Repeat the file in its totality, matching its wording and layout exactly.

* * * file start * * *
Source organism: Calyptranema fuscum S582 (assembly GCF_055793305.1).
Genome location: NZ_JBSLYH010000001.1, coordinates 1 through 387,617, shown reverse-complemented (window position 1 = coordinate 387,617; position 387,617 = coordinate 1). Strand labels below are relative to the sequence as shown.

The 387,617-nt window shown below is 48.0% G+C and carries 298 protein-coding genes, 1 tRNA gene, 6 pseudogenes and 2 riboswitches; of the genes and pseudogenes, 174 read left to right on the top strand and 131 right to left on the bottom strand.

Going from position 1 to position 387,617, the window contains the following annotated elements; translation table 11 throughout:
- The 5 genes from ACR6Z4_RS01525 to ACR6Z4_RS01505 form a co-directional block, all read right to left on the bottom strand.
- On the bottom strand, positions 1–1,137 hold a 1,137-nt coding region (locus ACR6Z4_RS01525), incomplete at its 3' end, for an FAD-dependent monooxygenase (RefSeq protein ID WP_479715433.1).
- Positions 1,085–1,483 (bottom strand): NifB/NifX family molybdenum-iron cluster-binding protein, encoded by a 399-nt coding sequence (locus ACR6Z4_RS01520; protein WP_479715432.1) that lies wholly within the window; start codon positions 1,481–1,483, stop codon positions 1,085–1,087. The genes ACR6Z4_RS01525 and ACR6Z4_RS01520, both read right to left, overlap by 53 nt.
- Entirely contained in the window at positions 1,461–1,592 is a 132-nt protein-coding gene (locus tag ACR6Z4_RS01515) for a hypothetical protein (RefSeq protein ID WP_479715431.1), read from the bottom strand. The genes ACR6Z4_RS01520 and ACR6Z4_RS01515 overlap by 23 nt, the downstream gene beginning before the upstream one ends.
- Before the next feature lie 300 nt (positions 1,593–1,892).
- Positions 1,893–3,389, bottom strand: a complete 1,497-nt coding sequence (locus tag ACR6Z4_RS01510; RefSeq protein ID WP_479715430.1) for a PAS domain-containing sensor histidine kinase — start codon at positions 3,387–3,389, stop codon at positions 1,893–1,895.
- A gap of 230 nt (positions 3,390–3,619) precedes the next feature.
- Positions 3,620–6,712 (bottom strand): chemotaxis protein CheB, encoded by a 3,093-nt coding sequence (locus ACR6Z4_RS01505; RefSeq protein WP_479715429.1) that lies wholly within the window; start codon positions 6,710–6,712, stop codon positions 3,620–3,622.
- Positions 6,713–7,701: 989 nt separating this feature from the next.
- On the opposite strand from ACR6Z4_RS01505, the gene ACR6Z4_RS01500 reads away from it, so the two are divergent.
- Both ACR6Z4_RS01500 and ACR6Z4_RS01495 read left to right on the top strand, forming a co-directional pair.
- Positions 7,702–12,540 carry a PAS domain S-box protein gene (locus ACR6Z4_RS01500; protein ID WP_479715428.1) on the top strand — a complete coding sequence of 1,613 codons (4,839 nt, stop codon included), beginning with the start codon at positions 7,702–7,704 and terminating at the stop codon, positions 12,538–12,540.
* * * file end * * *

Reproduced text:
Source organism: Calyptranema fuscum S582 (assembly GCF_055793305.1).
Genome location: NZ_JBSLYH010000001.1, coordinates 1 through 387,617, shown reverse-complemented (window position 1 = coordinate 387,617; position 387,617 = coordinate 1). Strand labels below are relative to the sequence as shown.

The 387,617-nt window shown below is 48.0% G+C and carries 298 protein-coding genes, 1 tRNA gene, 6 pseudogenes and 2 riboswitches; of the genes and pseudogenes, 174 read left to right on the top strand and 131 right to left on the bottom strand.

Going from position 1 to position 387,617, the window contains the following annotated elements; translation table 11 throughout:
- The 5 genes from ACR6Z4_RS01525 to ACR6Z4_RS01505 form a co-directional block, all read right to left on the bottom strand.
- On the bottom strand, positions 1–1,137 hold a 1,137-nt coding region (locus ACR6Z4_RS01525), incomplete at its 3' end, for an FAD-dependent monooxygenase (RefSeq protein ID WP_479715433.1).
- Positions 1,085–1,483 (bottom strand): NifB/NifX family molybdenum-iron cluster-binding protein, encoded by a 399-nt coding sequence (locus ACR6Z4_RS01520; protein WP_479715432.1) that lies wholly within the window; start codon positions 1,481–1,483, stop codon positions 1,085–1,087. The genes ACR6Z4_RS01525 and ACR6Z4_RS01520, both read right to left, overlap by 53 nt.
- Entirely contained in the window at positions 1,461–1,592 is a 132-nt protein-coding gene (locus tag ACR6Z4_RS01515) for a hypothetical protein (RefSeq protein ID WP_479715431.1), read from the bottom strand. The genes ACR6Z4_RS01520 and ACR6Z4_RS01515 overlap by 23 nt, the downstream gene beginning before the upstream one ends.
- Before the next feature lie 300 nt (positions 1,593–1,892).
- Positions 1,893–3,389, bottom strand: a complete 1,497-nt coding sequence (locus tag ACR6Z4_RS01510; RefSeq protein ID WP_479715430.1) for a PAS domain-containing sensor histidine kinase — start codon at positions 3,387–3,389, stop codon at positions 1,893–1,895.
- A gap of 230 nt (positions 3,390–3,619) precedes the next feature.
- Positions 3,620–6,712 (bottom strand): chemotaxis protein CheB, encoded by a 3,093-nt coding sequence (locus ACR6Z4_RS01505; RefSeq protein WP_479715429.1) that lies wholly within the window; start codon positions 6,710–6,712, stop codon positions 3,620–3,622.
- Positions 6,713–7,701: 989 nt separating this feature from the next.
- On the opposite strand from ACR6Z4_RS01505, the gene ACR6Z4_RS01500 reads away from it, so the two are divergent.
- Both ACR6Z4_RS01500 and ACR6Z4_RS01495 read left to right on the top strand, forming a co-directional pair.
- Positions 7,702–12,540 carry a PAS domain S-box protein gene (locus ACR6Z4_RS01500; protein ID WP_479715428.1) on the top strand — a complete coding sequence of 1,613 codons (4,839 nt, stop codon included), beginning with the start codon at positions 7,702–7,704 and terminating at the stop codon, positions 12,538–12,540.